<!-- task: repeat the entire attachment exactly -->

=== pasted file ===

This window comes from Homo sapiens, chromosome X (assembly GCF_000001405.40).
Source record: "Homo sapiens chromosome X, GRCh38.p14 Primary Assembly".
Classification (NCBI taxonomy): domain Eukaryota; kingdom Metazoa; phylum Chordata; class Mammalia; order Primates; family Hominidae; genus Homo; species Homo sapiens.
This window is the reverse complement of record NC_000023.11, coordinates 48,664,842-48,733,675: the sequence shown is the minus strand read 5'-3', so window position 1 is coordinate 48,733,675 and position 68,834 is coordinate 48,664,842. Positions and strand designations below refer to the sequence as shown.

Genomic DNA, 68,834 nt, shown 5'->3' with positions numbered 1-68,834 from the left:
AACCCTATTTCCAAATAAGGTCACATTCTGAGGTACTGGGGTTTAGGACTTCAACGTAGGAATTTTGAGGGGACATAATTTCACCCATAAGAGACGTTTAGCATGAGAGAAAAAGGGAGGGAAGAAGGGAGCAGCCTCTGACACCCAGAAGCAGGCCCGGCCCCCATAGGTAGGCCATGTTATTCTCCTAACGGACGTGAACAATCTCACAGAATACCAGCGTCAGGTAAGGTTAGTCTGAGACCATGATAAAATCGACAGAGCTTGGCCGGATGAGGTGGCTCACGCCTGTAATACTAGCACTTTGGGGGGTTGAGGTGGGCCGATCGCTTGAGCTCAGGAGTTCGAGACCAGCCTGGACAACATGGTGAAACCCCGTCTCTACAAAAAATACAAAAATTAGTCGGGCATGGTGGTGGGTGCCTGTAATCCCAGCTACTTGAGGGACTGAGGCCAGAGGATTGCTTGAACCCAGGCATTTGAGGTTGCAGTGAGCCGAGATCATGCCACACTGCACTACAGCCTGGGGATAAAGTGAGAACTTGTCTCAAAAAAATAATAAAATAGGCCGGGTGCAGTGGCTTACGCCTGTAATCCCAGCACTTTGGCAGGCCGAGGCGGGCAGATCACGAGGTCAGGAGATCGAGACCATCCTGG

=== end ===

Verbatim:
This window comes from Homo sapiens, chromosome X (assembly GCF_000001405.40).
Source record: "Homo sapiens chromosome X, GRCh38.p14 Primary Assembly".
Classification (NCBI taxonomy): domain Eukaryota; kingdom Metazoa; phylum Chordata; class Mammalia; order Primates; family Hominidae; genus Homo; species Homo sapiens.
This window is the reverse complement of record NC_000023.11, coordinates 48,664,842-48,733,675: the sequence shown is the minus strand read 5'-3', so window position 1 is coordinate 48,733,675 and position 68,834 is coordinate 48,664,842. Positions and strand designations below refer to the sequence as shown.

Genomic DNA, 68,834 nt, shown 5'->3' with positions numbered 1-68,834 from the left:
AACCCTATTTCCAAATAAGGTCACATTCTGAGGTACTGGGGTTTAGGACTTCAACGTAGGAATTTTGAGGGGACATAATTTCACCCATAAGAGACGTTTAGCATGAGAGAAAAAGGGAGGGAAGAAGGGAGCAGCCTCTGACACCCAGAAGCAGGCCCGGCCCCCATAGGTAGGCCATGTTATTCTCCTAACGGACGTGAACAATCTCACAGAATACCAGCGTCAGGTAAGGTTAGTCTGAGACCATGATAAAATCGACAGAGCTTGGCCGGATGAGGTGGCTCACGCCTGTAATACTAGCACTTTGGGGGGTTGAGGTGGGCCGATCGCTTGAGCTCAGGAGTTCGAGACCAGCCTGGACAACATGGTGAAACCCCGTCTCTACAAAAAATACAAAAATTAGTCGGGCATGGTGGTGGGTGCCTGTAATCCCAGCTACTTGAGGGACTGAGGCCAGAGGATTGCTTGAACCCAGGCATTTGAGGTTGCAGTGAGCCGAGATCATGCCACACTGCACTACAGCCTGGGGATAAAGTGAGAACTTGTCTCAAAAAAATAATAAAATAGGCCGGGTGCAGTGGCTTACGCCTGTAATCCCAGCACTTTGGCAGGCCGAGGCGGGCAGATCACGAGGTCAGGAGATCGAGACCATCCTGG